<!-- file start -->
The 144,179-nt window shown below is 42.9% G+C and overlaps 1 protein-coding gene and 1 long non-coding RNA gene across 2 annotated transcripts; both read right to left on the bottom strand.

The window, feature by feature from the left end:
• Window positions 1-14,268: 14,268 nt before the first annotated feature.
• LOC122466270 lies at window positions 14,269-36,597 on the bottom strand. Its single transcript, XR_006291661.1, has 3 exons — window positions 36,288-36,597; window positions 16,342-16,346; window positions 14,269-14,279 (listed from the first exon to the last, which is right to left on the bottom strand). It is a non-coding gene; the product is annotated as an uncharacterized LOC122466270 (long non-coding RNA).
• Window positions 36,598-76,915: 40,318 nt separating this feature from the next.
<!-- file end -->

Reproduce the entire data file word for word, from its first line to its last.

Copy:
The 144,179-nt window shown below is 42.9% G+C and overlaps 1 protein-coding gene and 1 long non-coding RNA gene across 2 annotated transcripts; both read right to left on the bottom strand.

The window, feature by feature from the left end:
• Window positions 1-14,268: 14,268 nt before the first annotated feature.
• LOC122466270 lies at window positions 14,269-36,597 on the bottom strand. Its single transcript, XR_006291661.1, has 3 exons — window positions 36,288-36,597; window positions 16,342-16,346; window positions 14,269-14,279 (listed from the first exon to the last, which is right to left on the bottom strand). It is a non-coding gene; the product is annotated as an uncharacterized LOC122466270 (long non-coding RNA).
• Window positions 36,598-76,915: 40,318 nt separating this feature from the next.